In fact, Apple’s alternate year of release for newly numbered models shows the company itself probably believes that one brand new smartphone a year is an unrealistic expectation. Instead a new one every other year accompanied by a stepwise change in the form of an “S” model in-between was their solution and rightly too. Until we somehow put a printer and flatbed scanner into our phones, there will likely not be a technological revolution in the true sense of the word.
Apple’s stocks were already dipping as iPhone sales dipped in the last two financial quarters. But with Samsung’s Galaxy Note 7 phones bursting like crackers and forcing the company to recall all phones, their share in the market will likely also dip just as dramatically if not more. Rumours suggest a $10 billion loss after passengers were banned from carrying the phone on aircrafts. Continue reading
Apple missed the mark with iOS 10, focusing heavily on material updates that do little to make the OS radically different. In fact, iOS 10 looks to me like a redressed iOS 9, which in turn is a redressed iOS 8, which is what iOS 7 should have originally been. The biggest features of iOS 10 (improved Messages app, new lock and keyboard sounds, redesigned Music and News apps, card-like interfaces that take up way too much space on screen etc.) should all have been app updates or minor updates in 10.x versions, not part of a core OS overhaul, and certainly not the highlight of iOS 10.
Share sheets and Extensions were probably the last major iOS change worthy of an entirely new edition of the mobile operating system. This time round, opening up Siri to third-party developers is probably the only notable overhaul — and it too came much later than it should have. A lot of other features I was hoping for (including stock apps residing on the App Store and enjoying regular updates like Apple’s Pages, Keynote etc. already do) never made it to iOS 10. Something as fundamental as natural language input — which Calendar.app on Mac already has — is sorely missing from iOS, and, combined with the fact that Apple now allows us to remove stock apps from the home screen (not delete them, but even removing them is better than having a folder full of junk), I am certainly tempted to wipe the slate clean and start over with a generally better experience. Continue reading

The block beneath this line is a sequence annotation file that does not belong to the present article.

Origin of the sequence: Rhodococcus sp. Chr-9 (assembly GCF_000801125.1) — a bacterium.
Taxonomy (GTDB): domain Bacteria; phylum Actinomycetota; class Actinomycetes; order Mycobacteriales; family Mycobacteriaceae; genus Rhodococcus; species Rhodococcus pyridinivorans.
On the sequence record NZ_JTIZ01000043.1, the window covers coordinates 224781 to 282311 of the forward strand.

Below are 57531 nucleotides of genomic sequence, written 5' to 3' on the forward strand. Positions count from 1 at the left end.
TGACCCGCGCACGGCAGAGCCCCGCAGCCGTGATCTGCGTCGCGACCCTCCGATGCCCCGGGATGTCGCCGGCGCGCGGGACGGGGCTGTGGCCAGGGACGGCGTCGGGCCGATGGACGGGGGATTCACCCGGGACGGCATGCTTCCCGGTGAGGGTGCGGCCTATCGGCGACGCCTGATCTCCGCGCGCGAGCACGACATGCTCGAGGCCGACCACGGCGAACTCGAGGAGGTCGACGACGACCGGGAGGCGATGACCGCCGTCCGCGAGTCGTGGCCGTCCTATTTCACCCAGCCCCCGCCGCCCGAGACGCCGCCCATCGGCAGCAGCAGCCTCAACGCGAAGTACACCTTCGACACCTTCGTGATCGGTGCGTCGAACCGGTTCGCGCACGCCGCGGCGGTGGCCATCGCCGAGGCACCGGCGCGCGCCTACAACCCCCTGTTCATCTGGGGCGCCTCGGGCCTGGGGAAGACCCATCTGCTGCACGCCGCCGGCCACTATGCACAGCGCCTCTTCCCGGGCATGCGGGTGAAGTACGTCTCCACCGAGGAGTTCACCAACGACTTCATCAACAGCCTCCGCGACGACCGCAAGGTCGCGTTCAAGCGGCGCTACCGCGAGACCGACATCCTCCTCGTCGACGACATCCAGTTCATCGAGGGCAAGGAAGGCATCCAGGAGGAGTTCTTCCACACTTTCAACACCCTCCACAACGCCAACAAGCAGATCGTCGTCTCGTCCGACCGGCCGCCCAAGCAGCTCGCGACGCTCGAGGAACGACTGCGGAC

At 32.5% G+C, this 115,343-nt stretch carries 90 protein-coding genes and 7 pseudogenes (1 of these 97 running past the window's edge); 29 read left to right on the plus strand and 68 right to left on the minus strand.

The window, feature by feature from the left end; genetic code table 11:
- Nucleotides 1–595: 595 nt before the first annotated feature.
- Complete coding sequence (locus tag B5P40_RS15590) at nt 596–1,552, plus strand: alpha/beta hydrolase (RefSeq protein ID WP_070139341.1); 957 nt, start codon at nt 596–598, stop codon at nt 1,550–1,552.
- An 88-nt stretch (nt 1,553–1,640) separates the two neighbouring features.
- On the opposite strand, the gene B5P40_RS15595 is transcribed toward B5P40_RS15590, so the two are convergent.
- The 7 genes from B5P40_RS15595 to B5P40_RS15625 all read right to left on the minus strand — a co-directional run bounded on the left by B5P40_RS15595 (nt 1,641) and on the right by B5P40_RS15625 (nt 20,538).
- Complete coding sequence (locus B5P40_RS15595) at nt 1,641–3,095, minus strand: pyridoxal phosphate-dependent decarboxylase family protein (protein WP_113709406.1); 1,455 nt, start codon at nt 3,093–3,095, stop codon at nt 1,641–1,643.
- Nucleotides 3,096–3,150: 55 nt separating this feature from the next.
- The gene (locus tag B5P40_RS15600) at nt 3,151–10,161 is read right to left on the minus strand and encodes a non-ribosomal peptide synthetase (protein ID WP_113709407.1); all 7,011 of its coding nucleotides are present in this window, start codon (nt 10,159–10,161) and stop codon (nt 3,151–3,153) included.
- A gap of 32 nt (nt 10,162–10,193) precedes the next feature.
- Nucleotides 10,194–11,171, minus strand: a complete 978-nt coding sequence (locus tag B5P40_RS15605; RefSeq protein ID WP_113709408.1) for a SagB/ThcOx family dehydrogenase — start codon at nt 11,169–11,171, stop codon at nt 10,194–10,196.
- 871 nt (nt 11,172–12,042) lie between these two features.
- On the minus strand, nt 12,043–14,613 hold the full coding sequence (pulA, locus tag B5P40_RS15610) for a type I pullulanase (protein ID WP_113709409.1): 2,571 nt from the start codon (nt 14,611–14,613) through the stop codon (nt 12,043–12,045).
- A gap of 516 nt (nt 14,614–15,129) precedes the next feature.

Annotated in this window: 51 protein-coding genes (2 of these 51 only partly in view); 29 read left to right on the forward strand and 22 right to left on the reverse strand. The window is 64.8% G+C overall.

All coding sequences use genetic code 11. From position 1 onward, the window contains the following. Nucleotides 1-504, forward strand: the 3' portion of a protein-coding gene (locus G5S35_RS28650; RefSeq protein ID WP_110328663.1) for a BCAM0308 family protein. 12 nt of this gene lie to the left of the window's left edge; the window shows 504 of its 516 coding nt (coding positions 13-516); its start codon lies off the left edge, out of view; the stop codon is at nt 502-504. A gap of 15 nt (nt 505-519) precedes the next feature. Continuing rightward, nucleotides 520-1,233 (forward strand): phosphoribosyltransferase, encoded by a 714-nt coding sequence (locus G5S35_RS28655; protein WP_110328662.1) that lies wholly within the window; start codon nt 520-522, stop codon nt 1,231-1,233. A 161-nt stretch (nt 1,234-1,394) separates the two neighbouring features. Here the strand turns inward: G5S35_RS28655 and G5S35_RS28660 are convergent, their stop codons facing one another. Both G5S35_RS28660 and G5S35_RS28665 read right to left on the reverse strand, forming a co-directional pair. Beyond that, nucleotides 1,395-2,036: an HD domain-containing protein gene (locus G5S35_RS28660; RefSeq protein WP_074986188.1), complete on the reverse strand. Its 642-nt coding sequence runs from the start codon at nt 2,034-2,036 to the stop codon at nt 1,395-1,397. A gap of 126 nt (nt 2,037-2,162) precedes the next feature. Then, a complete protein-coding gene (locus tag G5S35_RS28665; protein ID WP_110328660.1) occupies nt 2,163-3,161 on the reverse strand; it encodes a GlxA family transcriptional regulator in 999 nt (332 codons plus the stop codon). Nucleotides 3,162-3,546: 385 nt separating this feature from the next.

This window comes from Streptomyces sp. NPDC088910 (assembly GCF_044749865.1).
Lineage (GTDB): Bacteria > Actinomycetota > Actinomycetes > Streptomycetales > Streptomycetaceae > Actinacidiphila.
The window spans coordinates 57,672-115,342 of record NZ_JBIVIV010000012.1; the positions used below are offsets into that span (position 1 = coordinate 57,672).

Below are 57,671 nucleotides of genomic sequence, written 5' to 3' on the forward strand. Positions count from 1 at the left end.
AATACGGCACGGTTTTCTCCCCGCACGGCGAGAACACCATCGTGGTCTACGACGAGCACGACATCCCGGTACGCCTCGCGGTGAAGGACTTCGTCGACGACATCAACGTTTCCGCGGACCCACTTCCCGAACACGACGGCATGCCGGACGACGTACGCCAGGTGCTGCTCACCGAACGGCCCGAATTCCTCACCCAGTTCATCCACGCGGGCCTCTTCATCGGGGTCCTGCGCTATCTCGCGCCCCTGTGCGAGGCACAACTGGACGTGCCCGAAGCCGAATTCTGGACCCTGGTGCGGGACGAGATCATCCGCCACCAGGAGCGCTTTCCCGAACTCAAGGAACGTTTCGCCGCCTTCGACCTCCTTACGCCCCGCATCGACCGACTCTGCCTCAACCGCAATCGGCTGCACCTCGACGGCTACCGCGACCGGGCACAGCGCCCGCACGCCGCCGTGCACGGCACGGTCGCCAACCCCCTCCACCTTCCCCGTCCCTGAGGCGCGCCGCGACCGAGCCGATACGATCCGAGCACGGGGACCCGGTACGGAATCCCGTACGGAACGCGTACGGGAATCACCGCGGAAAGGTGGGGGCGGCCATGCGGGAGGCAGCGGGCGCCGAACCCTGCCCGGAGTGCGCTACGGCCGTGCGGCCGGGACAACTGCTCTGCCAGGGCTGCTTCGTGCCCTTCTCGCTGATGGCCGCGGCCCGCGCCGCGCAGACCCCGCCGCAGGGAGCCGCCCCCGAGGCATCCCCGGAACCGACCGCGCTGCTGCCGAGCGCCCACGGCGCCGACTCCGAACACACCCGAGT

June this year will see the release of Apple’s latest mobile operating system, iOS 10, during their annual World Wide Developers Conference (WWDC) at the Moscone West convention centre in California. Abiding by the usual secrecy company which the company always keeps, no feature of the upcoming operating system has been talked about anywhere in official capacity.
On the one hand, this means considerable suspense builds up prior to launch — which is what Apple’s publicity team likely wants — and on the other, it means we are free to build castles in the air. Apple has probably surged far enough in its development cycle that it will not be in a position to listen to any user requests right now and accommodate features into the system, but there have been some things in the air already which may have made it into the upcoming OS. In any case, these are a few things I hope to see in iOS 10.
1. Customisable control centre
The control centre is possibly the most useful feature added since iOS 7 and it needs an important change: customisability. Something as simple as there being five toggles and shortcuts could be replaced with six, customisable toggles which can be 3D touched for more options (there are Cydia tweaks that help users achieve similar things). This would make the control centre vastly more useful. Music scrubbing is a good feature tying with Apple Music, but having buttons to favourite a song and add a song to an existing playlist would be welcome additions. Continue reading
There are several, longer articles I have written that I will publish over the coming weeks, but for now, thanks to certain events, I want to take a moment to write about the marvel that is my new iPhone 6S.
They say technology comes and goes, and it is true for the most part, but what impressions these technologies leave on us is something worth pondering over: take my new iPhone 6S, for example. Since I last wrote about it a couple of months ago, I have put it to the test. I used it to assist on the set of a short film, made several photographs using it as my primary camera on a recent trip, used it to plan and photograph for a brochure, all while (over)using it as my daily driver. How did the iPhone fare?
In one word, marvellous. I currently run iOS 9.3, beta 2 and it feels — to my non-developer eyes anyway — good enough to be a public release version. The new Night Shift feature, Apple’s version of f.lux — an app that tweaks display temperature to avoid excess blue light being emitted from phones — is arguably the biggest, and certainly my favourite.